Grace for the road

Perfection is not obtainable.  We know this, intellectually.  Or maybe we don’t.

Maybe it is reachable in a category.  Say, cooking or baking.  A perfect culinary creation, a cake made by a master chef.  Or in a sports field.  Figure skaters and gymnasts can achieve perfect 10’s.  The SAT and ACT, perfect scores have been recorded.  Or the one time a scientific experiment led to the discovery of something that changed history, is that not a perfect equation?

But what about everyday stuff.  Relationships, words, conversations, parenting, jobs, school, learning.  Learning.

Or what about raising a dog?  It can be like raising a child sometimes.  And we want well-behaved children and well-behaved pets.  Honestly, it is hard to say that we don’t want some level of perfection from kids, dogs, ourselves, our parents, our neighbors, our pastors, our schools, our bosses, our co-workers, the clerk at the store, the postal service.  Have I left something out?  I mean, we can say that we don’t really want that, and I think it is true.  How boring and Stepford-like to have perfect all of these things.

When the poop hits the fan and goes flying on any of these (church, family, schools, jobs, etc.), when the reality of our blessed humanity feels so blasted real, oy vey.  Tell me then that we wouldn’t like a little perfection.

You see the precarious nature of the concept.  Perfection is not a realistic goal, and yet our culture breeds the need for it in many arenas.  The church is, I’m afraid, a great instigator in this quandary.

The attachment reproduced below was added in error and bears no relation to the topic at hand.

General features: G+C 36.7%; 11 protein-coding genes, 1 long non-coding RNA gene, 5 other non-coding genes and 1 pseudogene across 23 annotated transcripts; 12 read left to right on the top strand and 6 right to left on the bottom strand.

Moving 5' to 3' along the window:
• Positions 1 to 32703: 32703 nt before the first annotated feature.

In my personal and internal life, it keeps cropping up.  I have few answers.  No answer seems to wrap anything up neatly.  The only reasonable response  is what my friend, Libby, used to utter repeatedly when we would pray together some years back.  “Grace and mercy, Lord.  Thank you for your grace and your mercies,” she prayed.  Grace for me and for you.  Mercy for me and for you.  If I can receive it, I think it follows that I can also give it.

I would like to say that every part of me is cured of a desire for perfection, for pleasing people.  More honestly, I would like to say that I’ve ceased caring what other people think of me, or my children or my dog.  As gross as it is, that is what sits at the bottom of it:  people-pleasing and poor self-worth.  It is a graceless and merciless way to live.  It would be nice to say I’m completely through with that manner of living.

We don’t arrive today.  It is a long road.  We have questions* along the way.  I pray you’ll help me up when I fumble, when I miss it, when I don’t hit the target in the center.  And when you’re not perfect, I will help you remember, as I remind myself, that perfection is not the goal for us.

 

*I spent some time over the weekend with our friend, Rusty Gates, over on Audio Liturgy Podcast.  We spent some time talking about journeying with questions and grace and wonder and imperfection.  

 

 

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What I remember

The sign just outside of town read “Population 750.”  That was over 35 years ago, but it was a proud moment when they put up the sign Welcome to Campbellsburg.  That road, Highway 421, runs straight through the city, turning into Main Street, and then back out again.  As a little kid, the city was big.  No one told me that I really lived in a very small town.

I had lots of freedom, within a range, to roam where I wanted.  My dad held employment at the bank on Main Street.  After school sometimes and on Saturday mornings, I could go to the free-range places in the center of town while he finished his work.

Cook’s Pharmacy, located just next door to the United Citizens Bank at that time, intrigued me with all the merchandise they carried.  For, aside from being a drug store, it was also a general store with a host of fascinating merchandise.  A small jewelry area, a toy section with a small assortment of stuffed animals, a magazine section (the former location of internet lyric searches and the latest issues of Tiger Beat), the school supply section, cards, and candy.  I spent my time at Cook’s browsing around, imagining how the school supplies would enable me to be a teacher or planning how I could save money for some make-up to use someday.  Elsie worked behind the counter, and she was always kind and gentle, even if I didn’t purchase anything.